Networks run on volunteers more than professionals. The work of the professionals is to listen to the network and help it amplify its impact.
Today’s volunteer is tomorrow’s professional, though. Yesterday I heard the story of an urban farmer and educator–a professional–who’s running a big downtown operation and who came to that profession as a volunteer. At least twice in his journey to this role, volunteer roles turned into jobs. The most valuable things he’s learned for this work he learned while not getting paid.
The ranks of a network’s volunteers contain former professionals too, and not just aspiring ones. Sometimes getting paid for something you love ruins it, so you go back to doing it for free.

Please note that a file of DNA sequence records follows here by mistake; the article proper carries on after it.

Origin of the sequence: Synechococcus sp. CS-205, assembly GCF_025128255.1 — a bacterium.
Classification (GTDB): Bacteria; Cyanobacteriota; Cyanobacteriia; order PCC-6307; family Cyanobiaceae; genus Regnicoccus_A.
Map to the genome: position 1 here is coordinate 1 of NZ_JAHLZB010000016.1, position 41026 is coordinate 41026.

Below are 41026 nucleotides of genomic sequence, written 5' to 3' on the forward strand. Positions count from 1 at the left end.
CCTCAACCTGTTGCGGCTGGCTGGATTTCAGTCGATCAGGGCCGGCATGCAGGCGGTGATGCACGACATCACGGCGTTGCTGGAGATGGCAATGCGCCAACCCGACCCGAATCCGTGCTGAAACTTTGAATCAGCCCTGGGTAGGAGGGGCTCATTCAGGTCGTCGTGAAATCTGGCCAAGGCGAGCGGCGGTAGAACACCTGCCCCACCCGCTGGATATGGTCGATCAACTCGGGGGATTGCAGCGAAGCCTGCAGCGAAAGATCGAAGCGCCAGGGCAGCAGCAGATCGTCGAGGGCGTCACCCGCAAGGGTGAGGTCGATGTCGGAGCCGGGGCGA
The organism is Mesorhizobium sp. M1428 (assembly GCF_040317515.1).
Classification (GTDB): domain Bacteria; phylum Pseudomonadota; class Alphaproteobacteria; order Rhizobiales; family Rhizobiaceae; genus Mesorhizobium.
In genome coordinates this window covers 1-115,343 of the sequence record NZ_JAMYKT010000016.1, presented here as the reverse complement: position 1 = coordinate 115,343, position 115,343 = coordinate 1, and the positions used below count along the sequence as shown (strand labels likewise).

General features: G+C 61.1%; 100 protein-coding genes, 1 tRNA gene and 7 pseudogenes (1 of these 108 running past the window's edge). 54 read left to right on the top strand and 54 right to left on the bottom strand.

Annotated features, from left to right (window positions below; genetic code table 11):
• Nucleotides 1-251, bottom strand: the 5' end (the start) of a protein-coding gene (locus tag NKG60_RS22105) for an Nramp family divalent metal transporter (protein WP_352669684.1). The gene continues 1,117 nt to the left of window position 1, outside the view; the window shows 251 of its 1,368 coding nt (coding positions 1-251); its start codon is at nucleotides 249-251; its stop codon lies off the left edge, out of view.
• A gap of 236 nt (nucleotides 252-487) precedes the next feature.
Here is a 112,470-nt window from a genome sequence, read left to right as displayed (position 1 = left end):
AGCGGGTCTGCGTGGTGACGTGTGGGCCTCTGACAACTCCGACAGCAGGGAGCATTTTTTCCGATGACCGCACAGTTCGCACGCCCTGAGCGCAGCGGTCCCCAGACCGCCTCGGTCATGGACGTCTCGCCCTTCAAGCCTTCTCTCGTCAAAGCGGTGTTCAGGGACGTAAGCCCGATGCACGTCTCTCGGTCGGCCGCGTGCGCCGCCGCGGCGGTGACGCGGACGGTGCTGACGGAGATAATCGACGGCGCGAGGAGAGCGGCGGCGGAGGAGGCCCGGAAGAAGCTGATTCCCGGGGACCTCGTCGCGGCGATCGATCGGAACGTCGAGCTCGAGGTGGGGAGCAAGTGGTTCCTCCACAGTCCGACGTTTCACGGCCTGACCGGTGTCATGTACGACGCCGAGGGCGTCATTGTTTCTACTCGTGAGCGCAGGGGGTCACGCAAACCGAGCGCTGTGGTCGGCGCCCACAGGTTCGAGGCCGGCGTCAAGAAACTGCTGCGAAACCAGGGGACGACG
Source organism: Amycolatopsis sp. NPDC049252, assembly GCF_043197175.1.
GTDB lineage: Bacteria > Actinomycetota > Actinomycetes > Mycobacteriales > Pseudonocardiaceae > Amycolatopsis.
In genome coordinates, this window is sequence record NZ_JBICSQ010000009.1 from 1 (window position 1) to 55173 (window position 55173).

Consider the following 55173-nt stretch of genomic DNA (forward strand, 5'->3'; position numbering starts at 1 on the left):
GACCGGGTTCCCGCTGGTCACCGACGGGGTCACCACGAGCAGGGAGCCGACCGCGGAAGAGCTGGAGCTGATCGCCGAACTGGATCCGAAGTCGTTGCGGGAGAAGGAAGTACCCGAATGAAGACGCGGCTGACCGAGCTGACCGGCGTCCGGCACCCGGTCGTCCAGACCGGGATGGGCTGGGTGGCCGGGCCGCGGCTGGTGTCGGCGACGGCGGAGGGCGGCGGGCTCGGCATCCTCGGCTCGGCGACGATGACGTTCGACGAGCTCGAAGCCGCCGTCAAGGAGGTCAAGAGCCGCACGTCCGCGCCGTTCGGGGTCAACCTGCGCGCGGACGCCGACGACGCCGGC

Networks benefit from talented and dedicated professionals who can expend the bulk of their thinking and working on making the network better at what it wants to be, which involves helping it get clear about its aims and values just as much as its tactics. The people in the network who aren’t paid to make it work, though, are where the lion’s share of the network’s value is made. For sure.